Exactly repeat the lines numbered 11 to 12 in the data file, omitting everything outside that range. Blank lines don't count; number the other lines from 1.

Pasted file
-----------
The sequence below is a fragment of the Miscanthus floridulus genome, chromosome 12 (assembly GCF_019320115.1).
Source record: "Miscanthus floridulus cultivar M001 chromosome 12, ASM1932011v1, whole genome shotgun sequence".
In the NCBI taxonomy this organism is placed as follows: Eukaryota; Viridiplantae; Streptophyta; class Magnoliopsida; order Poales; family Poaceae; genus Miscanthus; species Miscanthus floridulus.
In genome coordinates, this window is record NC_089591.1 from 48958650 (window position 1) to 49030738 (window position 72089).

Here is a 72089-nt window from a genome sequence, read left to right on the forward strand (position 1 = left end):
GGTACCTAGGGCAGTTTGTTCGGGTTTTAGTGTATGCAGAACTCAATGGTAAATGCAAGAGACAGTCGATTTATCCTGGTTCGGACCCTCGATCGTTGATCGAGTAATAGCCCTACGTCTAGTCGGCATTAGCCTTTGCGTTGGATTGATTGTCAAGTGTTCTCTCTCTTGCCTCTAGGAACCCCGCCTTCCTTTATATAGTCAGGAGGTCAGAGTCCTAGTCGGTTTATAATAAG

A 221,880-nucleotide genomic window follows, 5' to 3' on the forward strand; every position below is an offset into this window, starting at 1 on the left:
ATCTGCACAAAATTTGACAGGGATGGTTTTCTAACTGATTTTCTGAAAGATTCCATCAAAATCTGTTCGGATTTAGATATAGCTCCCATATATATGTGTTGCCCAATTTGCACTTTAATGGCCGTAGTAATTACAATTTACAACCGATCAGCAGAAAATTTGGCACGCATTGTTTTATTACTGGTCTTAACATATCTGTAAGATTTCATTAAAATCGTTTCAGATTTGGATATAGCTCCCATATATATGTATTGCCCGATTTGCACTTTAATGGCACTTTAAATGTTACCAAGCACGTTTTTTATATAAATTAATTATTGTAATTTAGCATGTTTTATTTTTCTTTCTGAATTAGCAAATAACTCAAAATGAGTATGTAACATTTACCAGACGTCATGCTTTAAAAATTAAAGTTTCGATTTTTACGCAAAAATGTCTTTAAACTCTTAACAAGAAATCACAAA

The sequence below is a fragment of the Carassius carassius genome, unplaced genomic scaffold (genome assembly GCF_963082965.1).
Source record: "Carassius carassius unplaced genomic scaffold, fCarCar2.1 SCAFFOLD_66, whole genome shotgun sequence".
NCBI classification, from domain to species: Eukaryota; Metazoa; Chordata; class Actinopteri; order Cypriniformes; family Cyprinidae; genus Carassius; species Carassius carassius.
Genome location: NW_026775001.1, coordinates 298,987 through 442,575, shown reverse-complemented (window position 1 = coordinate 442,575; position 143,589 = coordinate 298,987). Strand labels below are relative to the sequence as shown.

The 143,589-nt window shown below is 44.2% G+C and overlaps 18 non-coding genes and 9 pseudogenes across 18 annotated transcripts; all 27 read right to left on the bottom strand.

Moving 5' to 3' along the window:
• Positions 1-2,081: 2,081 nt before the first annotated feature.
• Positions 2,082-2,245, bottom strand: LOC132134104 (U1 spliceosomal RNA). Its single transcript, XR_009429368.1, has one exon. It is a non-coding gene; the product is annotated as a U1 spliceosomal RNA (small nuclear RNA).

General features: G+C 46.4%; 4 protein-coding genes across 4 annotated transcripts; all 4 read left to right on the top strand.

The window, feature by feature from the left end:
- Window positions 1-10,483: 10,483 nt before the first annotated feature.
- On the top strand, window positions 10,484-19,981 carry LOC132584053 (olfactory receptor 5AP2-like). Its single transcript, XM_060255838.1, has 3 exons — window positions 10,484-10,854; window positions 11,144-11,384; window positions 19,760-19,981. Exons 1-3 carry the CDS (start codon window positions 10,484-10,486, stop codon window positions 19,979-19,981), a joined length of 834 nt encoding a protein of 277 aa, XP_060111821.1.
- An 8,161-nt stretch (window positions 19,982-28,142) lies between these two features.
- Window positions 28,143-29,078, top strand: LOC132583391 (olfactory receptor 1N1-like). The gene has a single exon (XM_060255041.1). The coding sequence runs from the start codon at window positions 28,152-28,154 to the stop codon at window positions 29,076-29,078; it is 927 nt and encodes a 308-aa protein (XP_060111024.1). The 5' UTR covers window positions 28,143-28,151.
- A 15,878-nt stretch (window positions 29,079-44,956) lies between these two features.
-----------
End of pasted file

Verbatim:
NCBI classification, from domain to species: Eukaryota; Metazoa; Chordata; class Actinopteri; order Cypriniformes; family Cyprinidae; genus Carassius; species Carassius carassius.
Genome location: NW_026775001.1, coordinates 298,987 through 442,575, shown reverse-complemented (window position 1 = coordinate 442,575; position 143,589 = coordinate 298,987). Strand labels below are relative to the sequence as shown.